Objective: To demonstrate feasibility of a recently developed preoperative assessment tool, the Vulnerable Elders Surgical Pathways and Outcomes Analysis (VESPA), to characterize the baseline functional status of patients undergoing major head and neck surgery and to examine the relationship between preoperative functional status and postoperative outcomes.
Study design: Case series with planned data collection.
Setting: Two tertiary care academic hospitals.
Methods: The VESPA was administered prospectively in the preoperative setting. Data on patient demographics, ablative and reconstructive procedures, and outcomes including total length of stay, discharge disposition, delay in discharge, or complex discharge planning (delay or change in disposition) were collected via retrospective chart review. VESPA scores were calculated and risk categories were used to estimate risk of adverse postoperative outcomes using multivariate logistic regression for categorical outcomes and linear regression for continuous variables.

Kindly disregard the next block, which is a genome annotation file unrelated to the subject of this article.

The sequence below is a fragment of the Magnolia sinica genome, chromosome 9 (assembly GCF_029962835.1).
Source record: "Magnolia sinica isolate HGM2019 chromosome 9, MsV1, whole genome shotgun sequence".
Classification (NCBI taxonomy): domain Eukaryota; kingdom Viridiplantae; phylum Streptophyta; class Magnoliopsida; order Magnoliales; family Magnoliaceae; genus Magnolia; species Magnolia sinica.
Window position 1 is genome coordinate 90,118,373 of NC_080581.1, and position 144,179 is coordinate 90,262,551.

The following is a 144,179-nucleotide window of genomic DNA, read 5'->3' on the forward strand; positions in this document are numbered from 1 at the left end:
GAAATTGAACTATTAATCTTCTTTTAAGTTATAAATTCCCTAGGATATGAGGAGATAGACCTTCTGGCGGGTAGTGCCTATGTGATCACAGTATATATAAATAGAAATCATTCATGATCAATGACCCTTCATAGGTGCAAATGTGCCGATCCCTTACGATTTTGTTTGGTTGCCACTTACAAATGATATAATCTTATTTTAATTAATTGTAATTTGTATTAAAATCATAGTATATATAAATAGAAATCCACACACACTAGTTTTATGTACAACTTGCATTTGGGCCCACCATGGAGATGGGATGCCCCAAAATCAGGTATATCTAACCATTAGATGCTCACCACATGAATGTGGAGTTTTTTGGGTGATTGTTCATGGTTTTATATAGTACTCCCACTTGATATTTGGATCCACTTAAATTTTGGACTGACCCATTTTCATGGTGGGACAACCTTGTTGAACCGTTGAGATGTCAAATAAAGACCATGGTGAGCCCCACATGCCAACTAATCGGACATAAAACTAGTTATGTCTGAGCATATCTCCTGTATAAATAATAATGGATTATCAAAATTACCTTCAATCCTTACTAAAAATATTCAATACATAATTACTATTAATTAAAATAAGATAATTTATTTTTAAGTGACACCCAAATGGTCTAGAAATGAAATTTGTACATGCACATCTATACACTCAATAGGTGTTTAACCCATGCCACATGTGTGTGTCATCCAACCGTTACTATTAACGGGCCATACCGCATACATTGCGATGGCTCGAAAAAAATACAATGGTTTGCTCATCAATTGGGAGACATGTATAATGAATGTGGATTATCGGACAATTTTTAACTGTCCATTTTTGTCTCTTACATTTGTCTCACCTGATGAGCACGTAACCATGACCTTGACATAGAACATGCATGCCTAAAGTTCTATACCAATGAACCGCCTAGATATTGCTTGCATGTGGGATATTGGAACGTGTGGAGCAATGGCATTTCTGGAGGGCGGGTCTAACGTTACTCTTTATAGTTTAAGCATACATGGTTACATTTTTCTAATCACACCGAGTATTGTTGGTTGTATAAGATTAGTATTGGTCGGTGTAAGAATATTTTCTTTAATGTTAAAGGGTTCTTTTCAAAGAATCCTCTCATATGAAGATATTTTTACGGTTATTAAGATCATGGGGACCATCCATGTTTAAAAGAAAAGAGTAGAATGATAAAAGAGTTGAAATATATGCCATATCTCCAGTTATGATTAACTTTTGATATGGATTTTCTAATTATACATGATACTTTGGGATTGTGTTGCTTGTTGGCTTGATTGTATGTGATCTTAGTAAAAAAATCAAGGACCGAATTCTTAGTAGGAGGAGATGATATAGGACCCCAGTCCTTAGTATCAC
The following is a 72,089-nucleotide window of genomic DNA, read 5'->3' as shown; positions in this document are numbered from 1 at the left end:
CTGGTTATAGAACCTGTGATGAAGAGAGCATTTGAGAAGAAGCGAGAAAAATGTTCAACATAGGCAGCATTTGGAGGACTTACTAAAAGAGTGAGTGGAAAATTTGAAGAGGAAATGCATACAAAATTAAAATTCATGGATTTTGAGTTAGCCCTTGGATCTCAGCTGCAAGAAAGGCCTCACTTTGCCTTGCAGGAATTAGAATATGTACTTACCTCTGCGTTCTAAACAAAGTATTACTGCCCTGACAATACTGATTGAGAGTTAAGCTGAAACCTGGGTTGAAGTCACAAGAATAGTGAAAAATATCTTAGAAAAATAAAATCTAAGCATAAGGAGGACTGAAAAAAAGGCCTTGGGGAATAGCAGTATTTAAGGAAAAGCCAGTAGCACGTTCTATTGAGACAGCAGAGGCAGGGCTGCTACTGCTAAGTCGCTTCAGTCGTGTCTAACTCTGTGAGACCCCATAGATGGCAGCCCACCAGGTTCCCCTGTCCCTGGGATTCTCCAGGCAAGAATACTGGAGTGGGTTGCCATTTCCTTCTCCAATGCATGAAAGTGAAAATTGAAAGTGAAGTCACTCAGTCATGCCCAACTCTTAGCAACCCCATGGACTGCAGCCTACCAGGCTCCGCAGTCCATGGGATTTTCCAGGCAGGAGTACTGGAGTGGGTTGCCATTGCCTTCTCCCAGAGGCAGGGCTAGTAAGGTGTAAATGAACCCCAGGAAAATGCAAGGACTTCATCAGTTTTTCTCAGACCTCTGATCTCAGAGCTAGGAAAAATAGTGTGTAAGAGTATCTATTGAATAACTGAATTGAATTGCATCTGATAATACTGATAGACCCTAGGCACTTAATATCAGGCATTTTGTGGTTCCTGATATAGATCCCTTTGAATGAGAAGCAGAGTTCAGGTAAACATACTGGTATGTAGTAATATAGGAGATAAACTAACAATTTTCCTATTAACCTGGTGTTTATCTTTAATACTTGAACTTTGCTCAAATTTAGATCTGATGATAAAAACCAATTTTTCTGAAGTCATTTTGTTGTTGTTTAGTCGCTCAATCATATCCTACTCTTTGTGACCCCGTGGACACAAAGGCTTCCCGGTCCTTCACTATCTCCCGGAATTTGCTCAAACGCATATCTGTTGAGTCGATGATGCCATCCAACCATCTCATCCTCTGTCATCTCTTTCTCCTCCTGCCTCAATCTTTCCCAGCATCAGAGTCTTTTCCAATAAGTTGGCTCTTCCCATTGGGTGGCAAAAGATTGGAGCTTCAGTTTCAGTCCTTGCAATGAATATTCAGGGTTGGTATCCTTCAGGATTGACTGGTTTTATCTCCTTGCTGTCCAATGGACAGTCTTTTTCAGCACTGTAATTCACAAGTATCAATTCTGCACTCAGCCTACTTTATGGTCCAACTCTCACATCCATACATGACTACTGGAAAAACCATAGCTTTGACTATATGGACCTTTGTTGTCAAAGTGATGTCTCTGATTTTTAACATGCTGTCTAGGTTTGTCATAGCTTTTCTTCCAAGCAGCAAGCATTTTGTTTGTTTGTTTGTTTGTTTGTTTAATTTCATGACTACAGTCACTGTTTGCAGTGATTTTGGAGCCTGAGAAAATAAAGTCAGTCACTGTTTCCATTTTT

Results: Fifty-eight patients met study inclusion criteria. The mean (SD) age was 66.4 (11.9) years, and 58.4% of patients were male. Nearly one-fourth described preoperative difficulty in either a basic or instrumental activity of daily living, and 17% were classified as low functional status (ie, high risk) according to the VESPA. Low functional status did not independently predict length of stay but was associated with delayed discharge (odds ratio [OR], 5.0; 95% CI, 1.2-21.3; P = .030) and complex discharge planning (OR, 5.7; 95% CI, 1.34-24.2; P = .018).
Conclusion: The VESPA can identify major head and neck surgical patients with low preoperative functional status who may be at risk for delayed or complex discharge planning. These patients may benefit from enhanced preoperative counseling and more comprehensive discharge preparation.
Keywords: activities of daily living; head and neck surgery; preoperative assessment; preoperative functional status; risk assessment.